Restaurant Ganeum in Lovran
The ancient port city of Lovran is an intersect of sea, mountain, urban, and rural landscapes. Named for the laurel, the fresh evergreen used by Romans to adorn the heads of important citizens, Lovran is as diverse as it is beautiful. From the beautiful Adriatic Sea, to Mt. Ucka rising as backdrop to the city, to its narrow streets lined with ancient, 3-story buildings, to the pastoral rural areas just outside the city, it is a fascinating mix of old, new, urban, rural, mountain, and sea. That attraction was not lost on the Roman noblemen. Marcus Agripa built his summer home on the townsite back in the 1st century. Known for the Marunada festival celebrating Lovran’s harvest of sweet chestnuts, Lovran also celebrates Carnival. Zvoncari dancers sporting sheepskins and ramshorns encourage the arrival of spring, while driving out the villain of troubles known as Pust. Lovran also plans festivities around the asparagus harvest in April and an abundance of cherries in July.
Ganeum Food & Wine Bar
Robert Benzia, Ganeum chef and owner, and the winner of the Gault&Millau 2020 Chef of the Future award, aims to bring guests closer to his vision of combining fine food, good wine and music. He has done a splendid job so far. The small restaurant is rustically decorated with colorful shelves behind the bar bringing color to the wooden decor. When you visit, try the chef’s tasting menu which is exciting and delicious. This “podrum za uzivanje” (wine cellar for enjoyment), as Robert calls it, truly delivers a memorable enjoyment. Here’s what we tried during our visit.
Carpaccio with cheese
Short ribs (for kids – they loved it)
Fish with onion and wasabi
Fish with gnochi and pesto
Caponata with meat
Katunar Winery and Restaurant Nada on Otok Krk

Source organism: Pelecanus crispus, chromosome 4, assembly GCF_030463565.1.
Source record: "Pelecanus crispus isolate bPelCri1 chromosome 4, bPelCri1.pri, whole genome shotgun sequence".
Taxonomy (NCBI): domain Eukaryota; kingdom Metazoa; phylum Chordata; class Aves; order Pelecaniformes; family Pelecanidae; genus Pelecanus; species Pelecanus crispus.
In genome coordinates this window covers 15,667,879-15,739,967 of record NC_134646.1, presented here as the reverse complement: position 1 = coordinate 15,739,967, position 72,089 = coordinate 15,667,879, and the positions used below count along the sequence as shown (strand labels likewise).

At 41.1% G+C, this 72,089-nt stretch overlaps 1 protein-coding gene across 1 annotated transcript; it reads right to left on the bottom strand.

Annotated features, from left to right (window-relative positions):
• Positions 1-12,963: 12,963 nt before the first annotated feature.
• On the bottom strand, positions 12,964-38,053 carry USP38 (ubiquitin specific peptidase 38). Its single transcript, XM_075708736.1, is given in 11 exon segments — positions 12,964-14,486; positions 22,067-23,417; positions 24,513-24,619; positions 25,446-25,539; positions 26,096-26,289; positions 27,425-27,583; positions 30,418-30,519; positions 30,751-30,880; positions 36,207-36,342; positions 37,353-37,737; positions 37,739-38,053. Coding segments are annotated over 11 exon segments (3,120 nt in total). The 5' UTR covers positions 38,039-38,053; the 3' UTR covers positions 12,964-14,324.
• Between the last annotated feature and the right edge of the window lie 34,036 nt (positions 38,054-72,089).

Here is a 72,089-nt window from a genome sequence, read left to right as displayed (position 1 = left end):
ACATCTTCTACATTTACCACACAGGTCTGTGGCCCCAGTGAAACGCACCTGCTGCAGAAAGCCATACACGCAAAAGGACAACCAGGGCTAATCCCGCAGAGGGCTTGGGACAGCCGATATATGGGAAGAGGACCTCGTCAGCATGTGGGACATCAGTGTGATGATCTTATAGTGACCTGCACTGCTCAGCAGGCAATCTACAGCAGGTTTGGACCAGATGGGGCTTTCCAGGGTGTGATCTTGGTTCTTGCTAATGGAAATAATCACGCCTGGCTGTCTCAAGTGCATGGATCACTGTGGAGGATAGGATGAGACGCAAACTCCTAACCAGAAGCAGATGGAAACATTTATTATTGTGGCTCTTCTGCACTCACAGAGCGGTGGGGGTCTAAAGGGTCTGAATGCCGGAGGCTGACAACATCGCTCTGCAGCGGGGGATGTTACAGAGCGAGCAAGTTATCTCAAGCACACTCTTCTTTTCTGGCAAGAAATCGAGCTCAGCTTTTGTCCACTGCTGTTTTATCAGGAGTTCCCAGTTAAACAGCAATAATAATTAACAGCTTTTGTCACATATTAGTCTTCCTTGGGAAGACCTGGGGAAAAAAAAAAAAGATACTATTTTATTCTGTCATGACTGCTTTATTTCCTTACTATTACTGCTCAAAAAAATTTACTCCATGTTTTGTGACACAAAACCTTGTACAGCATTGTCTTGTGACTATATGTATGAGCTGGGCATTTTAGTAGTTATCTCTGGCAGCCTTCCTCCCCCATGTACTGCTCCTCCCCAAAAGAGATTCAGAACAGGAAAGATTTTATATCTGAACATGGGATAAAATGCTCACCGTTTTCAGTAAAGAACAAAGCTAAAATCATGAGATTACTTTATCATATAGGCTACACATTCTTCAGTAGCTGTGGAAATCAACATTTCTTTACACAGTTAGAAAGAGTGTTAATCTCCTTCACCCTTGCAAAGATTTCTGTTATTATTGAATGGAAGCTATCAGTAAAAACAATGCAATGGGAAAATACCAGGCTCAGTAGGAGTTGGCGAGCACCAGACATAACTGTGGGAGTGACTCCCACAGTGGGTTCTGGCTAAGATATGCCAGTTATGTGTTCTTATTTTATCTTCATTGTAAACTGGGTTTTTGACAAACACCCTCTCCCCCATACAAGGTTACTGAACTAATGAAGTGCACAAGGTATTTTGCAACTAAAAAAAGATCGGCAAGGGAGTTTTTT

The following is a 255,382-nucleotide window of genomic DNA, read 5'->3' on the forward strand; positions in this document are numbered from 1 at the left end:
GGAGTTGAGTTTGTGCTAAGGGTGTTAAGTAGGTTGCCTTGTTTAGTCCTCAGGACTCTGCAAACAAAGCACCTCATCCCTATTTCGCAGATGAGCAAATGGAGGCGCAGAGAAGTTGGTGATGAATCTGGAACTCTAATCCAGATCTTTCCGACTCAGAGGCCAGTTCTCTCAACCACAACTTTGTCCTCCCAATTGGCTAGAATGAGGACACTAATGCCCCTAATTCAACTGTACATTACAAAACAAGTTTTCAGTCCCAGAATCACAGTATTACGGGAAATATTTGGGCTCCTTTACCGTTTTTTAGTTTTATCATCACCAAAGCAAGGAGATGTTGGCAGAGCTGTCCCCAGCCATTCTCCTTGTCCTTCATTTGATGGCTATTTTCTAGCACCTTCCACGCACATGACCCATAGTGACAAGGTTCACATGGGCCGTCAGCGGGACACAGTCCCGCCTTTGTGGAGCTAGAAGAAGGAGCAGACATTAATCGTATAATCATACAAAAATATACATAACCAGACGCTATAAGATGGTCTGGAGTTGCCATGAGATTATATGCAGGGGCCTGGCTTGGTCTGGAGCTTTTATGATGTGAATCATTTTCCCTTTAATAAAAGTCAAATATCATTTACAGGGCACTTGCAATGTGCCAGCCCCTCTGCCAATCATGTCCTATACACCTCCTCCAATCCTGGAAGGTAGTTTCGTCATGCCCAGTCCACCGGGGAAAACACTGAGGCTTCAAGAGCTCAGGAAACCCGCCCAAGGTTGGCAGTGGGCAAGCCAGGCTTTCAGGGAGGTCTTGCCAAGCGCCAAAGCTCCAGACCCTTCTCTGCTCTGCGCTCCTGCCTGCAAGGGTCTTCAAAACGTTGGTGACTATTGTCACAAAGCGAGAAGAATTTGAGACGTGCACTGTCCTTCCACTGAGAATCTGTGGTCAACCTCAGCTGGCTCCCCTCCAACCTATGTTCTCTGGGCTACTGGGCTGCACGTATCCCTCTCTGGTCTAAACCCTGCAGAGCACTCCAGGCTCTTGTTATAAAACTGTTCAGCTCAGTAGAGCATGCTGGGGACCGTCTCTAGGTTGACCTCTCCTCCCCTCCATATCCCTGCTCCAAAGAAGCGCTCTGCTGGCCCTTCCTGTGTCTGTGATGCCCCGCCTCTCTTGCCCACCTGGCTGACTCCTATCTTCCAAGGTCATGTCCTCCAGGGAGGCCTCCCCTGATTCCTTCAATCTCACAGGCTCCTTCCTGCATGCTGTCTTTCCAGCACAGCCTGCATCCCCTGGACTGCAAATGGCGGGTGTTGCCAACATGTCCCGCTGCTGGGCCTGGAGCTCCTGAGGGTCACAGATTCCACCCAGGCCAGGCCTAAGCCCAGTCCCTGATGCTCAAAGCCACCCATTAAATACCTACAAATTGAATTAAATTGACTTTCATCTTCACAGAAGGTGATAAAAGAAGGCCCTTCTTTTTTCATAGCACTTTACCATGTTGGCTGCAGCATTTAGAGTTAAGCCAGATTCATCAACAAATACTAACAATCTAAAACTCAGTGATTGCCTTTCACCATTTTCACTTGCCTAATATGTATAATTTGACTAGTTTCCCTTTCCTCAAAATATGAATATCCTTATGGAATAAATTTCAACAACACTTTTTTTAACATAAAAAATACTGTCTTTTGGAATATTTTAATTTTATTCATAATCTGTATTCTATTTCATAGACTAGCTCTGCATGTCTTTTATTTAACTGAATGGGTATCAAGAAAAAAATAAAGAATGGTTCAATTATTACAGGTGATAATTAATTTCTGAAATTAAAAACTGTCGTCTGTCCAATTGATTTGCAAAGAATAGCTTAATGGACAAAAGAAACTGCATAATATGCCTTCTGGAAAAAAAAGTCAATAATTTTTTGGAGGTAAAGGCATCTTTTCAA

Inhabited since the Neolithic age, the island of Krk was settled by Liburians. The Roman Empire took over, and during the battles between Caesar and Pompey, became part of the Eastern Roman Empire. Walls were built to fortify the city against the Quadi and Marcomanni threats, but in the 7th century, Avars penetrated the city, followed by the Byzantines, Venetians, and Frankopans. Again captured by the Venetians, Austrian rule took over after the fall of Venice, followed by Italy, and Yugoslavia. Independence in 1991, and the fall of the Eastern Bloc countries brought tourism to life on Krk. Remains of ancient thermal baths can be found near the Franciscan monastery. Evidence of Glagolitic script documents indicates the use of the language during the Medieval period. Today Krk is connected to the mainland by one of the longest bridges in the world, built in 1980. Krk is a port and trade center with several cities on the island, including Krk, Malinska, Dobrinj, Punat, Omisalj, Vrbnik, and Baska. Krk Town, Punat and Baska, the main towns on the island, are all a short distance from the Valbiska ferry port connecting the island to the islands of Rab and Cres, as well as Brestova on the mainland.
While visiting Kasetica in Rijeka, Katunar wines stood out with their display of Muskat, Rose, Plavac Mali, and Zlahtina, a Malvasia-like wine produced only on Island Krk. Since we were already planning to visit island Krk, this was a perfect itinerary to add.
The wine archives on the Krk island confirm the hundred year old winemaking tradition of the Katunar family, which blossomed in the 1990s. Katunar family owns over 200,000 vines at two locations: in the Vrbnik field and in the basin of Baska. The winery, where the processing of the grapes, storage and filling in bottles is done, is located at the edge of the Vrbnik field. When visiting Krk, make a wine tasting stop at the Katunar Winery and get a souvenir of Zlahtina wine which you can’t find anywhere else.
We could have not hoped for a better ending to the Kvarner trip than dinner at Restaurant Nada in Vrbnik on Krk island. The restaurant terrace is located on rock above the sea with stunning views. Konoba Nada has been continuously in business since 1974, when it was first started by grandma Nada. Although it has evolved over the years, the family hospitality has remained part of the restaurant culture. The restaurant has become one of the most recognizable restaurants in Krk’s gastronomy, and is complemented by their own Zlahtina wine, olive oil, and liquors. Enjoy the view, the fresh seafood, the exquisite dishes, and warm family atmosphere. Below are the dishes we enjoyed.
Frutti di Mare
Sea bass fillet
Chocolate lava cake
Additional Resources about Kvarner
- Kvarner Tourist Board
- Kvarner Tourist Board: Facebook
- Kvarner Tourist Board: Brochures
- Gorski Kotar Tourist Board: Gastronomy
- Fuzine Tourist Board
- Rijeka Tourist Board
- Lovran Tourist Board
- Island of Krk Tourist Board
- Krk Island: Gastronomy
- Opatija Tourist Board
- Lonely Planet: Best in Travel 2020 – Top Regions
Contact us with any questions.